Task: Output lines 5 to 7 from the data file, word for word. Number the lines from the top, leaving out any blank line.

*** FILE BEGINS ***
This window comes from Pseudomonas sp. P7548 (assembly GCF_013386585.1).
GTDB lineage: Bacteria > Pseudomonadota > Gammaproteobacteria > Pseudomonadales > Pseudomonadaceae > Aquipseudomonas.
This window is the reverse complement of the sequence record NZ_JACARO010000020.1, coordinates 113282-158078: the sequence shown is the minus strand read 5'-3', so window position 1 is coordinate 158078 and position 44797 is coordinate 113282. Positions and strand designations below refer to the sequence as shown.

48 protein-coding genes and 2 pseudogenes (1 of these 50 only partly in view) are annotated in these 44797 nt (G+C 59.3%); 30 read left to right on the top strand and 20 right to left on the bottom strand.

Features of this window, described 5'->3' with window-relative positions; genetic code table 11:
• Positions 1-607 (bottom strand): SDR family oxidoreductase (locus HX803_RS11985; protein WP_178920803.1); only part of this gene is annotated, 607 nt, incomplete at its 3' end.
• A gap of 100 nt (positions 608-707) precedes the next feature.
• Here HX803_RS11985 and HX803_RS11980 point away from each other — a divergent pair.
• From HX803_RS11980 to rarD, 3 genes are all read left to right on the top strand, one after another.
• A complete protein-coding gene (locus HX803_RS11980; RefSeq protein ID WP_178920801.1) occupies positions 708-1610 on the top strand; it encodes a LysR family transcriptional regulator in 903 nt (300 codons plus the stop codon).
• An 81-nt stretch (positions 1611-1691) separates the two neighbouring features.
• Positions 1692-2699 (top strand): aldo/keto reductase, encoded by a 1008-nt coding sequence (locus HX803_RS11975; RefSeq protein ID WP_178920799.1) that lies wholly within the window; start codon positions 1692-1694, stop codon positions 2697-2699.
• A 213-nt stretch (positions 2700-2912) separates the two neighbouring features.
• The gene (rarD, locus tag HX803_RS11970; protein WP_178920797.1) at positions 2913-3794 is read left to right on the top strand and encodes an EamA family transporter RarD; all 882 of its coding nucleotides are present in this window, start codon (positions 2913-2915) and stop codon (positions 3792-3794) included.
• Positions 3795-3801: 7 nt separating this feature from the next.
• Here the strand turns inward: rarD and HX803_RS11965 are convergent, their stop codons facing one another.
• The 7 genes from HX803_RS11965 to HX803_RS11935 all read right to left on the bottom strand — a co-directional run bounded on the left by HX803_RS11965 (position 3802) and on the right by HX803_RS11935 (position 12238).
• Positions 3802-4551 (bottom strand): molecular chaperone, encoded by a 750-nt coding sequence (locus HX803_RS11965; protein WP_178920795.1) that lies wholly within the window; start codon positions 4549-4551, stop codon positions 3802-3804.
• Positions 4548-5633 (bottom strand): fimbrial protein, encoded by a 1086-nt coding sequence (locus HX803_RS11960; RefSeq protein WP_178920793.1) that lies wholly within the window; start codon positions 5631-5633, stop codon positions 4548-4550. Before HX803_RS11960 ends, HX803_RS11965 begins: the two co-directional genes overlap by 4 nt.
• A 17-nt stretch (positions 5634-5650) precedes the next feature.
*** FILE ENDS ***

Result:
Features of this window, described 5'->3' with window-relative positions; genetic code table 11:
• Positions 1-607 (bottom strand): SDR family oxidoreductase (locus HX803_RS11985; protein WP_178920803.1); only part of this gene is annotated, 607 nt, incomplete at its 3' end.
• A gap of 100 nt (positions 608-707) precedes the next feature.